4 July 2018
Originally published by CityAM.
Much of the language used at the moment with respect to trade is reminiscent of warfare.
Donald Trump’s trade “war” requires “retaliation” by the other belligerents, as if we were talking about the bombing of London in World War II, rather than the decision by the US to make its imports more expensive and its citizens poorer.
According to some analysts, the US can “win” the trade war, as it exports less to China than vice versa.
In reality, trade “wars” are competitions in which both parties shoot themselves in the foot repeatedly to see who is the last standing. The rational course of action is not to “retaliate”, but simply not to shoot oneself in the foot at all.
Trump’s steel tariffs, for instance, far from being an economic bombing raid on Europe and China, may well hurt America even more, as they make US products more expensive, both at home and abroad, while Europe will only lose a few jobs in the steel industry.
But, the economic revanchists say, aren’t others “showing weakness” by not retaliating?
In short, no.
The objective of trade is to make our own citizens wealthier and more free. They become wealthier by being able to buy goods from around the world, and are more free as they can live their lives without restrictions placed on them by the state.
As a thought experiment, imagine if the US decided to ban all foreign products from its economy and pursue a policy of self-sufficiency. It would still be sensible to allow American products into Britain even though we cannot sell a single product to them; being able to buy Ford motorcars and Dell laptops makes us wealthier irrespective of whether the US decides to make its citizens poorer by restricting their choices.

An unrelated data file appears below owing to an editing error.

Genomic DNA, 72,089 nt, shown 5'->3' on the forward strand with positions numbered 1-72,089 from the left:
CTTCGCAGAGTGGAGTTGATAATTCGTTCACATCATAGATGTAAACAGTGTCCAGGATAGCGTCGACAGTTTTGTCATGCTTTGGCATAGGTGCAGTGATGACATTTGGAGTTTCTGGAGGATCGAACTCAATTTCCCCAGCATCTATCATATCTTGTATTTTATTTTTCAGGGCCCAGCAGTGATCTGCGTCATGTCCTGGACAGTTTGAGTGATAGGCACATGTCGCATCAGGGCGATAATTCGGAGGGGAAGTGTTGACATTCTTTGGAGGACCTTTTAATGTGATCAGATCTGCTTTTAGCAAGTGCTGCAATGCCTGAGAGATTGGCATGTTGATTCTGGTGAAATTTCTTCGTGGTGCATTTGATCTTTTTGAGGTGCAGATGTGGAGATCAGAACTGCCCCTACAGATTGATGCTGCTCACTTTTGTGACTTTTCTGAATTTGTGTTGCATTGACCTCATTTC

There are many conflicting economic arguments for how an economy should be run, but broadly speaking, free trade is the closest thing there is to a universally accepted theory.
If one looks at the countries that have delivered the largest increases in prosperity over the last generation or two – Norway, Singapore, New Zealand, Switzerland, Australia – one immediately sees that they range from right-wing (Singapore) to left-wing (Norway), with everything in between. But they have all led the world in free trade.
This is because free trade creates prosperity irrespective of corporate tax rates, healthcare funding, the privatisation of schools, and other policies defined by the left-right dichotomy.
A nation thinking strategically would see the current farce not as a “war”, but as a perfect opportunity to establish itself as a world leader and global hub for free trade.
In his classic book On War, Carl von Clausewitz said that “everything in war is simple, but the simplest thing is difficult”. With respect to trade – thankfully – it is both simple and easy: just give our consumers and businesses the freedom to buy from where they choose.
If China wants to make its citizens poorer by offering us subsidised, cheap steel, we should say thank you, and focus on making other things. If the US wants its companies to pay more for steel by slapping on tariffs, we should realise that we have an opportunity to make lower-cost products than Americans can.
Just as at any other point in history – think ancient Athens, Venice, Song Dynasty China, the Netherlands in the seventeenth century, or Britain during the late nineteenth century – any nation can profit by pursuing a policy of maximum free trade, regardless of whether others are shooting themselves in the foot.
Free trade is the easiest no-brainer in economics.
Max Rangeley is Editor of the Cobden Centre, and an IFT Board Member
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